The Consumer Financial Protection Bureau has the credit card industry in its crosshairs, and it’s making banks who flout the law pay up.
Yesterday, the CFPB along with other federal regulators fined American Express $112.5 million for a laundry list of illegal credit card practices that went on from 2003 up to this year, the third such punishment meted out by the CFPB since July. American Express, which did not admit wrongdoing, has to reimburse around 250,000 customers to the tune of $85 million. This comes on the heels of a similar action last week against Discover, which was ordered to refund customers $200 million and fined an additional $14 million by the CFPB and FDIC. The CFPB says American Express led “Blue Sky” customers to believe they would get a $300 sign-up bonus, but they never got their rewards. In addition, some cardholders were slapped with late fees prohibited by the CARD Act, and others were tricked into paying off old debts under the guise of improving their credit score. AmEx also failed to report disputes to credit bureaus and discriminated against customers who were older than 35, the CFPB charges.
The new regulatory body has been on quite a run of activity against credit card companies that break the rules, with a particular focus on deceptive marketing practices. In the case of Discover, telemarketers didn’t tell customers the truth about expensive “add on” products like payment protection, credit score tracking, identity theft protection, and “wallet protection.”
Discover reps made people think they were just evaluating these products when, in reality, they were being charged for them already. They referred to the products as “benefits” and implied that they were free offerings, didn’t tell customers about eligibility requirements, and sometimes just went ahead and signed them up without the cardholder’s knowledge or consent.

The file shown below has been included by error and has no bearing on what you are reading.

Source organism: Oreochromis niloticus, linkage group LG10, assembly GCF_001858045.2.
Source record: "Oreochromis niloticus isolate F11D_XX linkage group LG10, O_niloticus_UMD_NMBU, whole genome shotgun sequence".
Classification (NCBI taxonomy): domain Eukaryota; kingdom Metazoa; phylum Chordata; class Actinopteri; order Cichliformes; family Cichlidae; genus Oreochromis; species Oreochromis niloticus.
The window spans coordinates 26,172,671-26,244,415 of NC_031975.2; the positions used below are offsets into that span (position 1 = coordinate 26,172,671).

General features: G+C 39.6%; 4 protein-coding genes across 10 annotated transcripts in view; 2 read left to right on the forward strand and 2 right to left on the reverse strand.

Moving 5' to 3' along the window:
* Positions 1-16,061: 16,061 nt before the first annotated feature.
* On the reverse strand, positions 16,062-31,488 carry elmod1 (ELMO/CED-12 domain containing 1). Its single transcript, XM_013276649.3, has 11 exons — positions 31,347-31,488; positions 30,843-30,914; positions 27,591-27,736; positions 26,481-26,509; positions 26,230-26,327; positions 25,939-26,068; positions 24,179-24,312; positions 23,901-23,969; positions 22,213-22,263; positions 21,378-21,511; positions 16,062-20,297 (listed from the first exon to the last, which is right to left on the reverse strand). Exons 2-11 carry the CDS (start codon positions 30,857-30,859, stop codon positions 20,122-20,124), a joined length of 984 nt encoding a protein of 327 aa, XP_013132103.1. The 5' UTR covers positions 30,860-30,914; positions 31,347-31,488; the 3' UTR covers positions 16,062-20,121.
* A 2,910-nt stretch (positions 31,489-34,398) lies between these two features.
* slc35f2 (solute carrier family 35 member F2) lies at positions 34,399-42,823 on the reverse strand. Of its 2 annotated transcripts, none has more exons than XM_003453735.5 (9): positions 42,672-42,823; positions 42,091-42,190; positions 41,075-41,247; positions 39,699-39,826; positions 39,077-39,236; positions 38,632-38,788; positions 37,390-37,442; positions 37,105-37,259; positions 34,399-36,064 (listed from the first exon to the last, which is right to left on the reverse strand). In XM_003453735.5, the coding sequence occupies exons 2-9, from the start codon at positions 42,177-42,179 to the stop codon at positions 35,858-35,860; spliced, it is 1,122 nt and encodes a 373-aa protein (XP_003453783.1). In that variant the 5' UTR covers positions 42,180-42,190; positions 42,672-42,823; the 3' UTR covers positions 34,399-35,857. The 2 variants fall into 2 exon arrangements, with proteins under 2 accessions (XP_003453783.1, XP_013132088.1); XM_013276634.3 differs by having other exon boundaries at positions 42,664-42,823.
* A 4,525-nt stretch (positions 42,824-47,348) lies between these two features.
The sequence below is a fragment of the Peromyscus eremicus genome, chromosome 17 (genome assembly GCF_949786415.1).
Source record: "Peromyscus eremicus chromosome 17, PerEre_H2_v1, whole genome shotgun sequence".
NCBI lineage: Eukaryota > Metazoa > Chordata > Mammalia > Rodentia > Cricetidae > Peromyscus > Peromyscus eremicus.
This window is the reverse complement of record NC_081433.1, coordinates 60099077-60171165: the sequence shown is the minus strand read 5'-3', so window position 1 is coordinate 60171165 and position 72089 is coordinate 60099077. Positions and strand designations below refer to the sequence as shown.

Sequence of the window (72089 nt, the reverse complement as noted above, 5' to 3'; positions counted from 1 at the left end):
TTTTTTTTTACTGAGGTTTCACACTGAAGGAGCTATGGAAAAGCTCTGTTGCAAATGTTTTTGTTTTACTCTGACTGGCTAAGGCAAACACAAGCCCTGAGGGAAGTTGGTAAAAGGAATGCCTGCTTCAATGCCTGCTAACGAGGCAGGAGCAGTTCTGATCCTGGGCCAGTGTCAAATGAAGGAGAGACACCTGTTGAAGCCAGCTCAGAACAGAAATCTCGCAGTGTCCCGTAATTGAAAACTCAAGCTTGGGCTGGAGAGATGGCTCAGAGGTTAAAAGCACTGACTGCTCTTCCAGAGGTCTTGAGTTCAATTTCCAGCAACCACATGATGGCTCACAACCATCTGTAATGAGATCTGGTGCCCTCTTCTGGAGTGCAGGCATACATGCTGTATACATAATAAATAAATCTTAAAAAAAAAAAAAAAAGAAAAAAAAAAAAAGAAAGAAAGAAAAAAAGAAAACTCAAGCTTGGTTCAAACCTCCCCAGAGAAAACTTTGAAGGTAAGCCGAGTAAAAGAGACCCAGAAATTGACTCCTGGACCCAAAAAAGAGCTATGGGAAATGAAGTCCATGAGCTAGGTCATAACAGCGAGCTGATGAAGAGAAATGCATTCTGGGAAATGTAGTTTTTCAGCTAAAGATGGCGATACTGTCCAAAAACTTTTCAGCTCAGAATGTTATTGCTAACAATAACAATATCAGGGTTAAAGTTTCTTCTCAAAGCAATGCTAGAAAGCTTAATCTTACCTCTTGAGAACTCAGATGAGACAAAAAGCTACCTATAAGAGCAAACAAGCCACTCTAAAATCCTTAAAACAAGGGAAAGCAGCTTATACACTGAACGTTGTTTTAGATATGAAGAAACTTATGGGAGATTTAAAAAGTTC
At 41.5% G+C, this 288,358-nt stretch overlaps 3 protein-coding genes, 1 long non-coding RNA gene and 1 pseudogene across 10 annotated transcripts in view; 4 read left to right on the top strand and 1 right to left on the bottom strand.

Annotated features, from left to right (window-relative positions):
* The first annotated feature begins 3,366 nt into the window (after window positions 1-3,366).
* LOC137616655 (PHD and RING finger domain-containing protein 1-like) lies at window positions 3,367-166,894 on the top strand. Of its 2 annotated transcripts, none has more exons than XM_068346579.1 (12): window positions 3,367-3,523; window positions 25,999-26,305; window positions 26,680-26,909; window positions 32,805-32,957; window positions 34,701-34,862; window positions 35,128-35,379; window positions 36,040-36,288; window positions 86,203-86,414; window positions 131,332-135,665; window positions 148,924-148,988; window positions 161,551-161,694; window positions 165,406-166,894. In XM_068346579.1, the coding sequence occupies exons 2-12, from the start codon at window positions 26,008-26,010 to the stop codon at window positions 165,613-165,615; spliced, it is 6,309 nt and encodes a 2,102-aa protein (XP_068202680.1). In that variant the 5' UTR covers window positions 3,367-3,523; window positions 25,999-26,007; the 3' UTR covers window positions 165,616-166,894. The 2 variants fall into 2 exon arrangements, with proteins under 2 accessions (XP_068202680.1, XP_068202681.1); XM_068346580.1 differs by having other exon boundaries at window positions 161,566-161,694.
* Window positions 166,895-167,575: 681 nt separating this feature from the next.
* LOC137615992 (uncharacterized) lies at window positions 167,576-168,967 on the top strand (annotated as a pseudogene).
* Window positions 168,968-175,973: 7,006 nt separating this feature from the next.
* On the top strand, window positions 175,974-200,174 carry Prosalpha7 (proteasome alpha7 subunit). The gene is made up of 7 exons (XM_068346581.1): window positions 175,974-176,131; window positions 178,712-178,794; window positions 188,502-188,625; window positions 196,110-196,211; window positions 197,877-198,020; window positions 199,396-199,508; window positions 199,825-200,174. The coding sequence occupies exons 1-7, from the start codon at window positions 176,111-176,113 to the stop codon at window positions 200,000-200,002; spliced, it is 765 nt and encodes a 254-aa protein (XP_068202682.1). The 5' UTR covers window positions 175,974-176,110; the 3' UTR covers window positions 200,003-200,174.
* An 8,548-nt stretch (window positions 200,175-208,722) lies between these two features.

The Discover action mirrors the CFPB’s very first enforcement action against Capital One back in July. Capital One was required to reimburse customers $140 million and pay another $25 million fine for using deceptive marketing practices to sell ancillary products and services.
Banking analysts observe that credit card companies are feeling the heat and backing away from some of these practices and products, particularly add-ons like payment protection and credit monitoring. In August, the Wall Street Journal reported that Bank of America, JP Morgan Chase, and Citigroup were all phasing out or scaling back payment protection. Bloomberg Businessweek says, “American Express also is cooperating with regulators amid an ‘industrywide review’ of the products.”
We’ve explained why payment protection in particular is a product to stay away from here. In a nutshell, these plan are expensive but they don’t provide much in the way of coverage — and that’s if you even qualify, given the number of conditions and caveats tucked into the fine print. As Birny Birnbaum, a former insurance regulator who is now executive director of the Center for Economic Justice, told Businessweek: “It’s not hard to see why you have to be deceptive to even be able to sell it.”